"Teachers are builders," said my friend. "You build safe learning environments for your students. You build safe spaces for your parents. You build knowledge and experience for yourselves. You build community with each other. You are builders."
I like her image.
This year I'm going to work on the 'building community with each other' part.
Every school day just after 2 p.m., Sandra pushes her cart into my classroom to clean the bathroom and empty the trash cans. She is the school custodian and my students love her. When students hear her squeaky wheels in the hallway outside our door, they listen for her kind giggle as she enters the room. "Ms. Sandra! Ms. Sandra! Can I help you empty the trash? Can I help you?" they yell out with their hands waving in the air.
She responds, "Jennifer, you look so cute today! How you doin' VicTOR? Francisco, baby, you look like you're doing a good job for Mr. Barton. You come on over and help me today. Anna, honey, that's okay, you can help me tomorrow." She knows all of my students by name.
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There is something fundamentally wrong with our education system when the draws of a huge salary and big bonuses consistently trump the aspirations and dreams that were front and center in our lives just four years earlier. Debts, a lack of job opportunities in other fields, your basic standard-issue panic — or maybe a simple absence of imagination can take hold and send us running into the arms of the recruiter with the flashy suit, a Hollywood smile and promise of a better life.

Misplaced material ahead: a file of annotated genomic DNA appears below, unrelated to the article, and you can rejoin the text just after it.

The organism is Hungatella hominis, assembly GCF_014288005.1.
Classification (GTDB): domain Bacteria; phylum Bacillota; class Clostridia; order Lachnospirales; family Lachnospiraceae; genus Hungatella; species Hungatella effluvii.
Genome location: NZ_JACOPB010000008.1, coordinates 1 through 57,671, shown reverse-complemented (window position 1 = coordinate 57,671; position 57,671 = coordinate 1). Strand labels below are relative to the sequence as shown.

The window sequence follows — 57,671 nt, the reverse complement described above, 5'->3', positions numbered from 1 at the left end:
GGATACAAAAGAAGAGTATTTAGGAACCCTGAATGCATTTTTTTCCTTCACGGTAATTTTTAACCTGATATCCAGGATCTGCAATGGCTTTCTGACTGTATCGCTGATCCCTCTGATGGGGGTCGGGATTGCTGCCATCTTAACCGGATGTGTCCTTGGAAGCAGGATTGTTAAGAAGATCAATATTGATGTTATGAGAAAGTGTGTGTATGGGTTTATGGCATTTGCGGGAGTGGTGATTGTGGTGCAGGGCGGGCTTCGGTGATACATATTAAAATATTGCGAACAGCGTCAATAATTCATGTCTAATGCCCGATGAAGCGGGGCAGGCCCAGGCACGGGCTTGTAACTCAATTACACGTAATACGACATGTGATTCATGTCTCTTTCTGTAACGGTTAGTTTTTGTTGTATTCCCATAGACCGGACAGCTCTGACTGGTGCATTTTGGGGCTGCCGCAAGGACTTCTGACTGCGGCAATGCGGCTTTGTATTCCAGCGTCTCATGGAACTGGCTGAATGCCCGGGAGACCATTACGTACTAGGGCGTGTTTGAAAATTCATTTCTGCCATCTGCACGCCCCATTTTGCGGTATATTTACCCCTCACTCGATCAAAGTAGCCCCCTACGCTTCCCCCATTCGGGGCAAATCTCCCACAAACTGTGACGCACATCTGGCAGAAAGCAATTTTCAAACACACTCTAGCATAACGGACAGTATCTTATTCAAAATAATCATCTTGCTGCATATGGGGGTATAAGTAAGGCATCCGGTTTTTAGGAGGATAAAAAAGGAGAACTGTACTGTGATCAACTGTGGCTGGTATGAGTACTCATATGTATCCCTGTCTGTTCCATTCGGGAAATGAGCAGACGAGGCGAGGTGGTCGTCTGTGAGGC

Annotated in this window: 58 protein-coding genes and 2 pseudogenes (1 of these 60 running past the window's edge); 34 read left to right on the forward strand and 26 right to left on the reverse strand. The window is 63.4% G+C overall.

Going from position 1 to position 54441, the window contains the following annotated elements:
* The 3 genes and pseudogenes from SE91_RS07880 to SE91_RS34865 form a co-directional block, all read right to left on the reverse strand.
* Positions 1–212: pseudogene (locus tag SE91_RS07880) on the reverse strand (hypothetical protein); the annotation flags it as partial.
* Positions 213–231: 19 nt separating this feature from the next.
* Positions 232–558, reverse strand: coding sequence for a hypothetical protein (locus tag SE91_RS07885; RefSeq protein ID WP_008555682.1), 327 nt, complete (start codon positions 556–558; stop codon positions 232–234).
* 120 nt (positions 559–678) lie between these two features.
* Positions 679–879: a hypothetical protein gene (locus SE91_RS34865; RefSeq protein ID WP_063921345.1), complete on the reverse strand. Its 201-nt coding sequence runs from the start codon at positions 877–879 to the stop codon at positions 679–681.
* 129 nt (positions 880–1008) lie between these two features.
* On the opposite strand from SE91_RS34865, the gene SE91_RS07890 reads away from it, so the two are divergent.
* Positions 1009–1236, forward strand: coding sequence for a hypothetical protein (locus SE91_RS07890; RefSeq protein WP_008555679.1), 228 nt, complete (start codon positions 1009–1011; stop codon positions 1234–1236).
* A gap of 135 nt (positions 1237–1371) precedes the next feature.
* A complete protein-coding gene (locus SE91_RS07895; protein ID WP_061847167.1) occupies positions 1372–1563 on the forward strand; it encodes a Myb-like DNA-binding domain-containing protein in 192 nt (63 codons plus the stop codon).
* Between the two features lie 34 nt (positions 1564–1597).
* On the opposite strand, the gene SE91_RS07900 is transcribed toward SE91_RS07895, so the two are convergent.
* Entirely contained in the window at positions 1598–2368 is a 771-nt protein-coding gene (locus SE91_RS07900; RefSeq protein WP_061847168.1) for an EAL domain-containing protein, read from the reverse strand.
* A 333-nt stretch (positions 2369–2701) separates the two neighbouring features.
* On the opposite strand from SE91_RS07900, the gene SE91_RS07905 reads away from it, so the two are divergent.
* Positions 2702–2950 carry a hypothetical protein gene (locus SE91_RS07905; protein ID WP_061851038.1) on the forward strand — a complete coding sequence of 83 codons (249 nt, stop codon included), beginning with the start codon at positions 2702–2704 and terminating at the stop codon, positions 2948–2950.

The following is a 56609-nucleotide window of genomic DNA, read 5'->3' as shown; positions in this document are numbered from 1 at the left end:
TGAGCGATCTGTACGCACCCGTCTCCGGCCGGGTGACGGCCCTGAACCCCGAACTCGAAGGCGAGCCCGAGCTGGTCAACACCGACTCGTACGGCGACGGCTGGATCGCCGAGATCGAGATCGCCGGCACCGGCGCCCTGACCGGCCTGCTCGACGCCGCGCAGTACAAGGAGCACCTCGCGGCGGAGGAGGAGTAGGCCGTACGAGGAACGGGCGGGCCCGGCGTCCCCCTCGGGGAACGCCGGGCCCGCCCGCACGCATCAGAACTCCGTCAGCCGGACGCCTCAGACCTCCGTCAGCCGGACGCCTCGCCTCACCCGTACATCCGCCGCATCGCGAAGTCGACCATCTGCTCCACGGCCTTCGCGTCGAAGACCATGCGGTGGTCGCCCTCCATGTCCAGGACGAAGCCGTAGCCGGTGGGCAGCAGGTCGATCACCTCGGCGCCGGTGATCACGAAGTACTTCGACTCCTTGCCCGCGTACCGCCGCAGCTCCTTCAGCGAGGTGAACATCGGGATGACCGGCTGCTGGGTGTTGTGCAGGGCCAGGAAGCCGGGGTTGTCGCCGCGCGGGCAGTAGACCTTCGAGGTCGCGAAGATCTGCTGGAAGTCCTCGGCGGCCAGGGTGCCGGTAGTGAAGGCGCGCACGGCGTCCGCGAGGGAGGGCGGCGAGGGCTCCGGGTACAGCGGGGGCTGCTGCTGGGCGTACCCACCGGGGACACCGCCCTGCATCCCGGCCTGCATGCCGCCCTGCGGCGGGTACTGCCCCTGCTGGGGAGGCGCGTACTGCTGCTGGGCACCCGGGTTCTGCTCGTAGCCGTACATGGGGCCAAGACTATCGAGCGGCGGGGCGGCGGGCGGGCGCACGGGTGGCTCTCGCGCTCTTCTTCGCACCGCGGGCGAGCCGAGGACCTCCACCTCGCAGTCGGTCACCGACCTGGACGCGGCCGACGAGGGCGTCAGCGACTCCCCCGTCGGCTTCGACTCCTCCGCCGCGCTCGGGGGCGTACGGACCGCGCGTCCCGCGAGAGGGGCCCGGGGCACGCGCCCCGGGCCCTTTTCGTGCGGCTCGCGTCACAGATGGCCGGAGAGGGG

As Terkel reminds us: “Young people will continue to go work in the financial sector as long as its pay is disproportionately higher than alternative careers. It's basic human nature: Follow the money.”
But what would it look like if we didn’t follow the money? What if Wall Street paid no more than schools or hospitals?
What would our economy look like if these leading young minds chose not to work for big banks and consultants, but instead were the teachers that helped turn failing schools around, the innovators and engineers who were designing products that would create thousands of new jobs?
What needs to be done so that the finest members of the 2012 graduating class head to Main Street instead of Wall Street?